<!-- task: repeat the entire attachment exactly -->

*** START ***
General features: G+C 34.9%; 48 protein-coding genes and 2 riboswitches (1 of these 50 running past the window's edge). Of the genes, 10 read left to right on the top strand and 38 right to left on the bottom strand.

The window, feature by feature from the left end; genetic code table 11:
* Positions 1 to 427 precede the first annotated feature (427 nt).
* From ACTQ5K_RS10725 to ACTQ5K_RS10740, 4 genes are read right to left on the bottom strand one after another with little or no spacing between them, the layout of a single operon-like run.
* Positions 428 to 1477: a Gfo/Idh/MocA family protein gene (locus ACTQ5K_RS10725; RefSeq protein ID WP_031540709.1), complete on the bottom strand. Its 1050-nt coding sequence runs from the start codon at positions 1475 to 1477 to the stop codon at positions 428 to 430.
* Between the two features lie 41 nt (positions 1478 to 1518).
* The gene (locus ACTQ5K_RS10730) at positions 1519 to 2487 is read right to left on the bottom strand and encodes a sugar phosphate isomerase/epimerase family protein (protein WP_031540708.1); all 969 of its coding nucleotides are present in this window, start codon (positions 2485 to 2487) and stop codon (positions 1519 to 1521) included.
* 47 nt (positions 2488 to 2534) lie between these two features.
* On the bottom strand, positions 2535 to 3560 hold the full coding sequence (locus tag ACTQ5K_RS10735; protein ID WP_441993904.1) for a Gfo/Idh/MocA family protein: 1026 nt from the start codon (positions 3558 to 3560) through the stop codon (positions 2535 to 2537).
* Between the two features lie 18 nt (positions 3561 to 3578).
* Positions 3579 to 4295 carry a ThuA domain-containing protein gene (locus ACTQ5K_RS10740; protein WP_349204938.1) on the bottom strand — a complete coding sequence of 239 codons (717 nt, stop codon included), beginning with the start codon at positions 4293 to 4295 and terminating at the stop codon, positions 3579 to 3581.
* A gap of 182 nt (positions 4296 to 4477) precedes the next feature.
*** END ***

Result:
General features: G+C 34.9%; 48 protein-coding genes and 2 riboswitches (1 of these 50 running past the window's edge). Of the genes, 10 read left to right on the top strand and 38 right to left on the bottom strand.

The window, feature by feature from the left end; genetic code table 11:
* Positions 1 to 427 precede the first annotated feature (427 nt).
* From ACTQ5K_RS10725 to ACTQ5K_RS10740, 4 genes are read right to left on the bottom strand one after another with little or no spacing between them, the layout of a single operon-like run.
* Positions 428 to 1477: a Gfo/Idh/MocA family protein gene (locus ACTQ5K_RS10725; RefSeq protein ID WP_031540709.1), complete on the bottom strand. Its 1050-nt coding sequence runs from the start codon at positions 1475 to 1477 to the stop codon at positions 428 to 430.
* Between the two features lie 41 nt (positions 1478 to 1518).
* The gene (locus ACTQ5K_RS10730) at positions 1519 to 2487 is read right to left on the bottom strand and encodes a sugar phosphate isomerase/epimerase family protein (protein WP_031540708.1); all 969 of its coding nucleotides are present in this window, start codon (positions 2485 to 2487) and stop codon (positions 1519 to 1521) included.
* 47 nt (positions 2488 to 2534) lie between these two features.
* On the bottom strand, positions 2535 to 3560 hold the full coding sequence (locus tag ACTQ5K_RS10735; protein ID WP_441993904.1) for a Gfo/Idh/MocA family protein: 1026 nt from the start codon (positions 3558 to 3560) through the stop codon (positions 2535 to 2537).
* Between the two features lie 18 nt (positions 3561 to 3578).
* Positions 3579 to 4295 carry a ThuA domain-containing protein gene (locus ACTQ5K_RS10740; protein WP_349204938.1) on the bottom strand — a complete coding sequence of 239 codons (717 nt, stop codon included), beginning with the start codon at positions 4293 to 4295 and terminating at the stop codon, positions 3579 to 3581.
* A gap of 182 nt (positions 4296 to 4477) precedes the next feature.